C40 Building Energy 2020 Programme – helping cities to transform their building stock for a low carbon future

Around three quarters of global greenhouse gas emissions come from cities, and the C40/ Arup Deadline2020 report shows that building energy use accounts for over half of total city emissions on average. This means that decarbonising buildings in cities – by making them more efficient so they use less energy, and by cleaning up the energy that they do use – is one of the most fundamental things that we can do to avoid dangerous climate change. The recent report “Focused Acceleration” launched by McKinsey and C40 at COP23 backs this up – of the twelve priority actions that cities can take in order to tackle climate change to 2030, over half – seven - relate to energy and buildings. The pathway needs to be towards almost all buildings, both new and existing, being net zero carbon by 2050. 

The challenges in making this happen quickly enough are colossal, requiring rapid mobilisation of supply chains, finance, citizen engagement, gathering and reporting of building energy use data, and enforcement of appropriate planning and building standards. Cities can’t do this alone, but they can access many powers and levers to accelerate action. The BE2020 programme is working alongside the existing C40 city networks between 2017 and 2020 to help cities overcome barriers to the implementation of policies and programmes to deliver low and zero carbon buildings at scale.

The BE2020 programme is made possible by funding from the Children’s Investment Fund Foundation and the ClimateWorks Foundation. As the programme develops, guides, manuals, case studies and other outcomes will be uploaded to this web page, and shared extensively across the C40 network of over 90 leading global cities. We estimate that BE2020 will directly save at least 76 MtCO2 per year by 2030 –equivalent to nearly twice the annual emissions of Greater London – and much more indirectly through inspiring action by cities within and beyond the C40 network. It is complemented by similarly ambitious efforts of partner organisations, like the City Energy Project in the U.S. and the World Green Building Council’s net zero carbon buildings project.

BE2020 will also link to and form a vital part of the 1.5 degree city Climate Action Plans being developed by every C40 city between now and 2020. And it also has the potential to make a real difference to the air quality problems of cities like Beijing by displacing and reducing the need for dirty fossil fuel energy systems.

The Programme

The programme will support more than 50 of the world’s largest cities to take action and develop policies that urgently reduce emissions from existing buildings, and avoid carbon lock-in by ensuring that all new buildings are low or zero emissions. It will also help cities to use buildings as sources of low carbon energy, by installing solar panels or capturing waste heat. Through the Cities Finance Facility, C40 will support cities to make those plans investment-ready.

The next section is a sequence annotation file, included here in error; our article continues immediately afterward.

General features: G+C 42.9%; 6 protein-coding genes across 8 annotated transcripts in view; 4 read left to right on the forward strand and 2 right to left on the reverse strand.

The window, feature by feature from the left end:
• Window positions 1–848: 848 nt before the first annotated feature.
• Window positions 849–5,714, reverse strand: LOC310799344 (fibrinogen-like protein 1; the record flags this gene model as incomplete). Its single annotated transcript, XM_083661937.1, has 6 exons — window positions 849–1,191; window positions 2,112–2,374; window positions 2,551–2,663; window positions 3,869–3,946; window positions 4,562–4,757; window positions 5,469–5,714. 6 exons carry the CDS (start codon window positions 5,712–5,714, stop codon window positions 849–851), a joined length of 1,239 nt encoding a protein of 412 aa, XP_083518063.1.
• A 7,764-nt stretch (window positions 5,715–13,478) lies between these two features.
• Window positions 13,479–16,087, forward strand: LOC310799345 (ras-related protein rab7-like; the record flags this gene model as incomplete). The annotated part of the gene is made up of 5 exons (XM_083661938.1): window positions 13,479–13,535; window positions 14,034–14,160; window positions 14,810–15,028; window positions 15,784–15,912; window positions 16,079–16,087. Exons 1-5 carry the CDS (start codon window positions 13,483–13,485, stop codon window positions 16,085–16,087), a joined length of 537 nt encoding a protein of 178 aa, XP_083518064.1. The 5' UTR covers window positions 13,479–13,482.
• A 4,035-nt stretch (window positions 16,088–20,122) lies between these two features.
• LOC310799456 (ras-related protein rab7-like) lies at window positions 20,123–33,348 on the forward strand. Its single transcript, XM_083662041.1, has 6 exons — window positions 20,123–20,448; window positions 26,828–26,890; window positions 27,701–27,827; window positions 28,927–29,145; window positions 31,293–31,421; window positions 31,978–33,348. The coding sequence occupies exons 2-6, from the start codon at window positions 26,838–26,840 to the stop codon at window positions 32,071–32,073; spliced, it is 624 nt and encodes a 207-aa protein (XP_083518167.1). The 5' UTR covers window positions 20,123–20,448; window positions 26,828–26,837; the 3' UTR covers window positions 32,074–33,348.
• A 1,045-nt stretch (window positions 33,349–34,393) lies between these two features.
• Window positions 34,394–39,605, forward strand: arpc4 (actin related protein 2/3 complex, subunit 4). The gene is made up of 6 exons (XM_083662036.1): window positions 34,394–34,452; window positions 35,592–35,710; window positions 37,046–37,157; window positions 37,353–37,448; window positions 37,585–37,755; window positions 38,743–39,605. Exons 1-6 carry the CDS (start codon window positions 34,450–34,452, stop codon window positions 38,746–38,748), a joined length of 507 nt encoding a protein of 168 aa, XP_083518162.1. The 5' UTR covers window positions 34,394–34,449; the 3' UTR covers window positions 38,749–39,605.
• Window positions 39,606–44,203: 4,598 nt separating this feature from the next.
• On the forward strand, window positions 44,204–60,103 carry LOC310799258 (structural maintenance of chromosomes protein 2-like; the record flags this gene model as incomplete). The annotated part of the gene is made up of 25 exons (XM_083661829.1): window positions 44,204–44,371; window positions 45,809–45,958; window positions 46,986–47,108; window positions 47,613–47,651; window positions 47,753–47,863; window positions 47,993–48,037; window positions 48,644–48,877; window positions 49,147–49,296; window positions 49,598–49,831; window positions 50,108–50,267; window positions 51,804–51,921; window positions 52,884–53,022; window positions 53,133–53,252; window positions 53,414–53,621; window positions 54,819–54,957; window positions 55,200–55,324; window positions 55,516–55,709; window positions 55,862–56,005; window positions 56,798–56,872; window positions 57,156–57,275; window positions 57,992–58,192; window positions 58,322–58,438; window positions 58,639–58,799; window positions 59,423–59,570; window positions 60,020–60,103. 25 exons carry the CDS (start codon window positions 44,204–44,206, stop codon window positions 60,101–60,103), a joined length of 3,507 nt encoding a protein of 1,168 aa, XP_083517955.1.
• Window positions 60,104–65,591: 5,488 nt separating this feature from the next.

The Building Energy 2020 Programme will deliver support to cities through a variety of methods: embedding technical advisors in selected cities and providing short periods of consultancy guidance to overcome specific barriers, developing city-led research projects, and hosting action-oriented workshops, all while leveraging the experience of and sharing lessons with city peers through C40’s four building and energy networks.

The main components of the programme are:

  • China country programme – embedding advisors into four major cities in China to help transformationally decarbonise their buildings by piloting and developing low carbon building codes, developing energy benchmarking and quota systems, retrofitting municipal and residential buildings, and replacing dirty fossil fuel heating systems with cleaner renewable alternatives.
  • South Africa programme – working with Johannesburg, Tshwane, Durban and Cape Town via embedded expert advisors to develop low and zero carbon building codes, going beyond national requirements, and write them into legislation by 2020.
  • Clean Energy programme – working with cities to help accelerate the deployment of decentralised renewable generation, clean CHP schemes, and power purchase agreements for clean energy.
  • Private building retrofit and data policy programme – helping cities to collect, analyse and report building energy data to accelerate the retrofit of private buildings. Moreover, C40 are developing an in depth data manual on private and municipal building energy data collection methodologies and analysis.
  • Residential retrofit programme – working with cities on programmes to retrofit residential building fabric, heating and lighting systems, and engage building occupants
  • Municipal retrofit programme – enabling cities to lead by example through deep retrofit programmes for municipal buildings such as city halls
  • New buildings programme – using building code and planning requirements to ensure that new buildings are ultra high efficiency and suitable for a net zero carbon economy.